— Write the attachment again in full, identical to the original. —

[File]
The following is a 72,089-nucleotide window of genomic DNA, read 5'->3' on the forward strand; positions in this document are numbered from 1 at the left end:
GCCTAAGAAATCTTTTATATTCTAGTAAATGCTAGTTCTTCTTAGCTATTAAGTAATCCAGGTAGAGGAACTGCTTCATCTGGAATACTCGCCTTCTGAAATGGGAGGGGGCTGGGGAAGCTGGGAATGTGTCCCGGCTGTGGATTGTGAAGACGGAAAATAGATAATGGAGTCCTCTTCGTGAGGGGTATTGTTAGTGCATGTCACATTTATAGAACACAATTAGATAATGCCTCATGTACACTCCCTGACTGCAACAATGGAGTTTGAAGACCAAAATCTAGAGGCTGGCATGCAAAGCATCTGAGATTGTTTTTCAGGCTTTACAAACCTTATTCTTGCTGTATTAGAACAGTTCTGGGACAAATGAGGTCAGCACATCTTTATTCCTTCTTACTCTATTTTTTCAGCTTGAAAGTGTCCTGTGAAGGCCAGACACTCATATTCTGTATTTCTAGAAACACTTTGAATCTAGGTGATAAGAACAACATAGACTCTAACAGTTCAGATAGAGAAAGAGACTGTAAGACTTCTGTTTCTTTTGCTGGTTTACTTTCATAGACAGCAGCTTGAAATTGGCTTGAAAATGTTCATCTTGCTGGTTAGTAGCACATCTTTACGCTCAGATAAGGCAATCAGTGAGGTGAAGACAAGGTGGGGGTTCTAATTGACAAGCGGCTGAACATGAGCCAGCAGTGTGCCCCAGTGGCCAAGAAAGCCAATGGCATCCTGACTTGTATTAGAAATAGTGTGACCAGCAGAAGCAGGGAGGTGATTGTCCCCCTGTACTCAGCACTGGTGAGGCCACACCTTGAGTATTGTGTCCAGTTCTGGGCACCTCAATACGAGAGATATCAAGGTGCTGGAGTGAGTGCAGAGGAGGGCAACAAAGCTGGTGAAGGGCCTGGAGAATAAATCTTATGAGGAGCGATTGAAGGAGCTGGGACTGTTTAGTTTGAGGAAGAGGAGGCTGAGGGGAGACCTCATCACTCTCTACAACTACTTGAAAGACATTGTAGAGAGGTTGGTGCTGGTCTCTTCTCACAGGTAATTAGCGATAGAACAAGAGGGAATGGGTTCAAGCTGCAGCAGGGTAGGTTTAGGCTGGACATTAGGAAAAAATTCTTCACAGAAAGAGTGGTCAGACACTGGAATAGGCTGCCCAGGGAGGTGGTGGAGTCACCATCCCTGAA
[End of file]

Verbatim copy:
The following is a 72,089-nucleotide window of genomic DNA, read 5'->3' on the forward strand; positions in this document are numbered from 1 at the left end:
GCCTAAGAAATCTTTTATATTCTAGTAAATGCTAGTTCTTCTTAGCTATTAAGTAATCCAGGTAGAGGAACTGCTTCATCTGGAATACTCGCCTTCTGAAATGGGAGGGGGCTGGGGAAGCTGGGAATGTGTCCCGGCTGTGGATTGTGAAGACGGAAAATAGATAATGGAGTCCTCTTCGTGAGGGGTATTGTTAGTGCATGTCACATTTATAGAACACAATTAGATAATGCCTCATGTACACTCCCTGACTGCAACAATGGAGTTTGAAGACCAAAATCTAGAGGCTGGCATGCAAAGCATCTGAGATTGTTTTTCAGGCTTTACAAACCTTATTCTTGCTGTATTAGAACAGTTCTGGGACAAATGAGGTCAGCACATCTTTATTCCTTCTTACTCTATTTTTTCAGCTTGAAAGTGTCCTGTGAAGGCCAGACACTCATATTCTGTATTTCTAGAAACACTTTGAATCTAGGTGATAAGAACAACATAGACTCTAACAGTTCAGATAGAGAAAGAGACTGTAAGACTTCTGTTTCTTTTGCTGGTTTACTTTCATAGACAGCAGCTTGAAATTGGCTTGAAAATGTTCATCTTGCTGGTTAGTAGCACATCTTTACGCTCAGATAAGGCAATCAGTGAGGTGAAGACAAGGTGGGGGTTCTAATTGACAAGCGGCTGAACATGAGCCAGCAGTGTGCCCCAGTGGCCAAGAAAGCCAATGGCATCCTGACTTGTATTAGAAATAGTGTGACCAGCAGAAGCAGGGAGGTGATTGTCCCCCTGTACTCAGCACTGGTGAGGCCACACCTTGAGTATTGTGTCCAGTTCTGGGCACCTCAATACGAGAGATATCAAGGTGCTGGAGTGAGTGCAGAGGAGGGCAACAAAGCTGGTGAAGGGCCTGGAGAATAAATCTTATGAGGAGCGATTGAAGGAGCTGGGACTGTTTAGTTTGAGGAAGAGGAGGCTGAGGGGAGACCTCATCACTCTCTACAACTACTTGAAAGACATTGTAGAGAGGTTGGTGCTGGTCTCTTCTCACAGGTAATTAGCGATAGAACAAGAGGGAATGGGTTCAAGCTGCAGCAGGGTAGGTTTAGGCTGGACATTAGGAAAAAATTCTTCACAGAAAGAGTGGTCAGACACTGGAATAGGCTGCCCAGGGAGGTGGTGGAGTCACCATCCCTGAA